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thumbnail Fig. 13

The same four ERCSC sources as seen by LFI 44 GHz channel (upper panel); linear scale FEBeCoP Point Spread functions (PSFs) computed using input simulated beams (central panel); both in arbitrary units. Bottom panel: PSF iso-contours shown in solid line, elliptical Gaussian fit iso-contours shown in broken lines. PSFs are shown in log scale. The Galactic coordinates are as in the previous figure.

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thumbnail Fig. 14

As for previous two figures, but at 30 GHz.

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thumbnail Fig. 15

Histograms of the three fit parameters (beam FWHM, ellipticity, and orientation with respect to the local meridian) for the effective beams computed using FEBeCoP with the simulated beams. The sky is sampled (fairly sparsely) in 768 directions, chosen as HEALpix Nside = 8 pixel centers to uniformly sample the sky.

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We then performed a 2D Gaussian fit of the effective beam at several positions of the sky and studied the distribution of the fitted parameters: beam FWHM; ellipticity; solid angle; and orientation with respect to the local meridian. In order to perform such statistics, the sky is sampled (fairly sparsely) at 768 directions chosen as HEALpix (Górski et al. 2005) Nside = 8 pixel centers to uniformly sample the sky. The histograms of these quantities are shown in Fig. 15. From the histograms, we derive the statistical properties of these quantities (mean values and standard deviations), which are provided in Table 5).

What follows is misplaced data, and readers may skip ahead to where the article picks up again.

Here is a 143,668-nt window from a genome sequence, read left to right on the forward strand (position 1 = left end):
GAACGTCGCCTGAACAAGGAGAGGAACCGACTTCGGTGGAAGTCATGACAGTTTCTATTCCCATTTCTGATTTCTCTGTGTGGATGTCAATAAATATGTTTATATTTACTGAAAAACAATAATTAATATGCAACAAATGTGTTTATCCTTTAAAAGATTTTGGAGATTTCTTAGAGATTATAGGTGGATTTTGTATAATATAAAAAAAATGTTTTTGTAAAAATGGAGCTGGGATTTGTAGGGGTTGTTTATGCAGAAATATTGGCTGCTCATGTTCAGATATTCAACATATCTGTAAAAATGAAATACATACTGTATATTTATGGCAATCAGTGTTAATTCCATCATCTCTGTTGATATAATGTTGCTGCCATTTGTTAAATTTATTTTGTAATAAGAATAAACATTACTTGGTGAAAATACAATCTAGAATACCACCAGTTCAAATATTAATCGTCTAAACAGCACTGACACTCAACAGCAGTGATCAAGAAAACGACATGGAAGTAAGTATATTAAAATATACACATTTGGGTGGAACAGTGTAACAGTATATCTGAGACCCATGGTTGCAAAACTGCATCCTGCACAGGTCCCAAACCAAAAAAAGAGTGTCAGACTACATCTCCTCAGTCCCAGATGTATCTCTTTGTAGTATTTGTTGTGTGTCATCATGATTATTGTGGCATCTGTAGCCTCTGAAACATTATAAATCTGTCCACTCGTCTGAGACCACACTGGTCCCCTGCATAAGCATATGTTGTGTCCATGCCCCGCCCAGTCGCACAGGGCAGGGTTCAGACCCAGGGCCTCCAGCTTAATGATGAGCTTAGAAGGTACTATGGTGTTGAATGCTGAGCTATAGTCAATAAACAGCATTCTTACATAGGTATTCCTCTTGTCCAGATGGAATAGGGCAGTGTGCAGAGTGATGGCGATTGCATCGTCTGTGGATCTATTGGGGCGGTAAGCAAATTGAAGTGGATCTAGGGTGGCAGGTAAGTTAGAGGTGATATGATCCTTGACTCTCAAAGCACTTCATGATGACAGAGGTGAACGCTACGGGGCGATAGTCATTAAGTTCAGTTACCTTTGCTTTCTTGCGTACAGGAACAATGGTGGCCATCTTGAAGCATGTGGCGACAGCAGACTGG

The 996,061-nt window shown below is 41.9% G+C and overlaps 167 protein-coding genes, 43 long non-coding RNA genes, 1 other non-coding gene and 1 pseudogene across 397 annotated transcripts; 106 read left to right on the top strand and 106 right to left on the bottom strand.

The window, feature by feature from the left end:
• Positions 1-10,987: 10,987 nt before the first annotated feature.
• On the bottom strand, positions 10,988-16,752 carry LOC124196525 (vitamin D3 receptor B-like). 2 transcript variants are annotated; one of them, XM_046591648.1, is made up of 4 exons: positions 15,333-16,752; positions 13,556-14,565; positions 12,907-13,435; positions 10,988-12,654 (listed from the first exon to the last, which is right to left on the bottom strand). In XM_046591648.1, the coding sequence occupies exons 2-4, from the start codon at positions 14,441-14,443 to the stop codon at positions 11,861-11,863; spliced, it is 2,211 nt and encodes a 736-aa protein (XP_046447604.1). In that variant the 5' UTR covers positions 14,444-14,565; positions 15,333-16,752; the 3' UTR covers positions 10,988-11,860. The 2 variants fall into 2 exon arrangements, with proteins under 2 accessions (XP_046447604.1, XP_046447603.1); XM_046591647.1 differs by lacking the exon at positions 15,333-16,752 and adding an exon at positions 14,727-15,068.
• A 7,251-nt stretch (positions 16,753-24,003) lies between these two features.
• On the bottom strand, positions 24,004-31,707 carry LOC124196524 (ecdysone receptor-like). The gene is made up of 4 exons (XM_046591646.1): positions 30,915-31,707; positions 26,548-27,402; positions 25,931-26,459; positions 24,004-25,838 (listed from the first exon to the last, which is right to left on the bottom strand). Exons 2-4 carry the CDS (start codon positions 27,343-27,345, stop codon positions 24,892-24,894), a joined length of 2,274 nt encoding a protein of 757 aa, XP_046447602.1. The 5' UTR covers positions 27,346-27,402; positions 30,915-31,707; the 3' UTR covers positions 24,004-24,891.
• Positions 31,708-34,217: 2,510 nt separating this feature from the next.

In Fig. 11 we show the sky variation of ellipticity, FWHM (relative variation with respect to the FWHM of the scanning main beam), ψ (orientation of the effective beam) and beam solid angle (relative variation with respect to the scanning main beam solid angle reported in Table 2) of the best-fit Gaussian to the effective beam at HEALpix Nside = 16 pixel centers for 70 GHz. The effective beam is less elliptical near the ecliptic poles, where the larger number of scanning angles symmetrize the beam.

Table 5

Mean and standard deviation of FWHM, ellipticity, orientation, and solid angle of the FEBeCoP effective beams computed with the simulated beams.